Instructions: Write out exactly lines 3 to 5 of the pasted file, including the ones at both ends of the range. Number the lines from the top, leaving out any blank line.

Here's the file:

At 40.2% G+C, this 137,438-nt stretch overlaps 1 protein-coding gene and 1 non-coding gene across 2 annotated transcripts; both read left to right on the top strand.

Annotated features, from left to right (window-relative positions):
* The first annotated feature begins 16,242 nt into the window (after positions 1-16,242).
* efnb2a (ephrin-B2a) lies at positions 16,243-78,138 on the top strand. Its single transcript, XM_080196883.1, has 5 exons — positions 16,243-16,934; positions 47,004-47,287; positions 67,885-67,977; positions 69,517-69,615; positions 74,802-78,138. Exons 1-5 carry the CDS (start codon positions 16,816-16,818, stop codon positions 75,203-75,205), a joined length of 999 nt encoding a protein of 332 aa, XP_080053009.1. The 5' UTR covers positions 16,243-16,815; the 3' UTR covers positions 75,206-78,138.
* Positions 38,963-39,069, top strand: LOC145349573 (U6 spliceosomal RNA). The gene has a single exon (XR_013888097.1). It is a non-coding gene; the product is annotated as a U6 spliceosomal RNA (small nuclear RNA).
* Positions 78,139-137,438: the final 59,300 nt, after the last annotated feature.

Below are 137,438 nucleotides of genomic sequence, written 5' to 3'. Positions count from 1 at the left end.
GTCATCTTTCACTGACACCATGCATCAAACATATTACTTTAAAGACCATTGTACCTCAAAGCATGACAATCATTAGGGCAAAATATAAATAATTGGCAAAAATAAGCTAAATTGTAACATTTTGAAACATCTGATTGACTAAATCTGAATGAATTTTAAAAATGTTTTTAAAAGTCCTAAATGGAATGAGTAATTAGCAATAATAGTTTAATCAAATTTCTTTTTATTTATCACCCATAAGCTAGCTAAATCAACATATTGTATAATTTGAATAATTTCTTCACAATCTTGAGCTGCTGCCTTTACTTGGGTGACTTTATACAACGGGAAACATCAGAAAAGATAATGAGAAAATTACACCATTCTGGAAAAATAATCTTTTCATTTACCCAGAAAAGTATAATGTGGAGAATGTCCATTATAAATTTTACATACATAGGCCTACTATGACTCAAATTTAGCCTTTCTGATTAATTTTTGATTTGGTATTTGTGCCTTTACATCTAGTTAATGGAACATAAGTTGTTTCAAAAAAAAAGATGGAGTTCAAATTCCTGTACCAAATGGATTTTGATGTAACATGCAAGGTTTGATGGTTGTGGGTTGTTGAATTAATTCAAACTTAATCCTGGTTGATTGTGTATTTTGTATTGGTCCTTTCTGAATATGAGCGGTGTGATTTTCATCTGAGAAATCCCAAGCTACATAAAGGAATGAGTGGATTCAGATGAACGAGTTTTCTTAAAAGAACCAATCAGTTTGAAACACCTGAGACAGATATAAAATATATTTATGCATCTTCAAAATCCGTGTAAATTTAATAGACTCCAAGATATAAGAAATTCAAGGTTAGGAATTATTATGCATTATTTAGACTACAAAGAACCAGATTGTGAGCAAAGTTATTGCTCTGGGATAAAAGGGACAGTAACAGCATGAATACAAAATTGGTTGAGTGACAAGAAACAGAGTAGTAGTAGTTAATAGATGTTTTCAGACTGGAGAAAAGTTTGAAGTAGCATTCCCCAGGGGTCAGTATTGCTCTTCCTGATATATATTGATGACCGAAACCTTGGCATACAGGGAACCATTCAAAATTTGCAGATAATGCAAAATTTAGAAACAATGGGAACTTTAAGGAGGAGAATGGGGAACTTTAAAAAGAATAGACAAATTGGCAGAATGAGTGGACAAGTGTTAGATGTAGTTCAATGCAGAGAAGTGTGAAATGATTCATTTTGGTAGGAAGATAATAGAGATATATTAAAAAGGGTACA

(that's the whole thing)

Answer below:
* The first annotated feature begins 16,242 nt into the window (after positions 1-16,242).
* efnb2a (ephrin-B2a) lies at positions 16,243-78,138 on the top strand. Its single transcript, XM_080196883.1, has 5 exons — positions 16,243-16,934; positions 47,004-47,287; positions 67,885-67,977; positions 69,517-69,615; positions 74,802-78,138. Exons 1-5 carry the CDS (start codon positions 16,816-16,818, stop codon positions 75,203-75,205), a joined length of 999 nt encoding a protein of 332 aa, XP_080053009.1. The 5' UTR covers positions 16,243-16,815; the 3' UTR covers positions 75,206-78,138.
* Positions 38,963-39,069, top strand: LOC145349573 (U6 spliceosomal RNA). The gene has a single exon (XR_013888097.1). It is a non-coding gene; the product is annotated as a U6 spliceosomal RNA (small nuclear RNA).